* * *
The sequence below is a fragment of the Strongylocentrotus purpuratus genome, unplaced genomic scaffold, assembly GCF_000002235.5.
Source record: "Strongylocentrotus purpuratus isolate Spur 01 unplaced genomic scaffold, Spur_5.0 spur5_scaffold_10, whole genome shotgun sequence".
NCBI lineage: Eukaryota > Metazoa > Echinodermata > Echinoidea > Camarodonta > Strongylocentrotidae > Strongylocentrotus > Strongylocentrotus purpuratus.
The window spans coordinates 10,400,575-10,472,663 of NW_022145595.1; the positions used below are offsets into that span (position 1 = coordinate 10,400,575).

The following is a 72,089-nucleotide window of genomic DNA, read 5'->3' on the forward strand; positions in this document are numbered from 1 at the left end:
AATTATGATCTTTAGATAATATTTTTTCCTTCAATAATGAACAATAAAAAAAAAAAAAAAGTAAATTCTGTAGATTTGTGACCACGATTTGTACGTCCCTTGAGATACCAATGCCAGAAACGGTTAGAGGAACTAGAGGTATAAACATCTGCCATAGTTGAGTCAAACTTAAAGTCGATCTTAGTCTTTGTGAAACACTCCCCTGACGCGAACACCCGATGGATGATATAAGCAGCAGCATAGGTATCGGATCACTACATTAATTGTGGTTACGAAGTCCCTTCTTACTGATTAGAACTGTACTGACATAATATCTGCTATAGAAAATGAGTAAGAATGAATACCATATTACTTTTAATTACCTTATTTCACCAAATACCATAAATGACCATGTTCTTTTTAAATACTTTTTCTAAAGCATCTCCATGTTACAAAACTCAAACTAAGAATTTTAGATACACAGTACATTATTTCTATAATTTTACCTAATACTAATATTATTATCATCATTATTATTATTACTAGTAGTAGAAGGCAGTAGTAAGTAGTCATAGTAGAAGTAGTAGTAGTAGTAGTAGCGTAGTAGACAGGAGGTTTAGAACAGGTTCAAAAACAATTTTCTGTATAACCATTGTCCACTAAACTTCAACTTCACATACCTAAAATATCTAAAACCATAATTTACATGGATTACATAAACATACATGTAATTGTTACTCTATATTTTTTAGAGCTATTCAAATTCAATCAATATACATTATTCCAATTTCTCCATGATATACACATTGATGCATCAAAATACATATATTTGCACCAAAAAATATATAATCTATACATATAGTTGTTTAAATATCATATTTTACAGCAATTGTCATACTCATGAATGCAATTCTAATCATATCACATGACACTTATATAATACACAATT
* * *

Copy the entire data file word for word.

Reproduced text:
The sequence below is a fragment of the Strongylocentrotus purpuratus genome, unplaced genomic scaffold, assembly GCF_000002235.5.
Source record: "Strongylocentrotus purpuratus isolate Spur 01 unplaced genomic scaffold, Spur_5.0 spur5_scaffold_10, whole genome shotgun sequence".
NCBI lineage: Eukaryota > Metazoa > Echinodermata > Echinoidea > Camarodonta > Strongylocentrotidae > Strongylocentrotus > Strongylocentrotus purpuratus.
The window spans coordinates 10,400,575-10,472,663 of NW_022145595.1; the positions used below are offsets into that span (position 1 = coordinate 10,400,575).

The following is a 72,089-nucleotide window of genomic DNA, read 5'->3' on the forward strand; positions in this document are numbered from 1 at the left end:
AATTATGATCTTTAGATAATATTTTTTCCTTCAATAATGAACAATAAAAAAAAAAAAAAAGTAAATTCTGTAGATTTGTGACCACGATTTGTACGTCCCTTGAGATACCAATGCCAGAAACGGTTAGAGGAACTAGAGGTATAAACATCTGCCATAGTTGAGTCAAACTTAAAGTCGATCTTAGTCTTTGTGAAACACTCCCCTGACGCGAACACCCGATGGATGATATAAGCAGCAGCATAGGTATCGGATCACTACATTAATTGTGGTTACGAAGTCCCTTCTTACTGATTAGAACTGTACTGACATAATATCTGCTATAGAAAATGAGTAAGAATGAATACCATATTACTTTTAATTACCTTATTTCACCAAATACCATAAATGACCATGTTCTTTTTAAATACTTTTTCTAAAGCATCTCCATGTTACAAAACTCAAACTAAGAATTTTAGATACACAGTACATTATTTCTATAATTTTACCTAATACTAATATTATTATCATCATTATTATTATTACTAGTAGTAGAAGGCAGTAGTAAGTAGTCATAGTAGAAGTAGTAGTAGTAGTAGTAGCGTAGTAGACAGGAGGTTTAGAACAGGTTCAAAAACAATTTTCTGTATAACCATTGTCCACTAAACTTCAACTTCACATACCTAAAATATCTAAAACCATAATTTACATGGATTACATAAACATACATGTAATTGTTACTCTATATTTTTTAGAGCTATTCAAATTCAATCAATATACATTATTCCAATTTCTCCATGATATACACATTGATGCATCAAAATACATATATTTGCACCAAAAAATATATAATCTATACATATAGTTGTTTAAATATCATATTTTACAGCAATTGTCATACTCATGAATGCAATTCTAATCATATCACATGACACTTATATAATACACAATT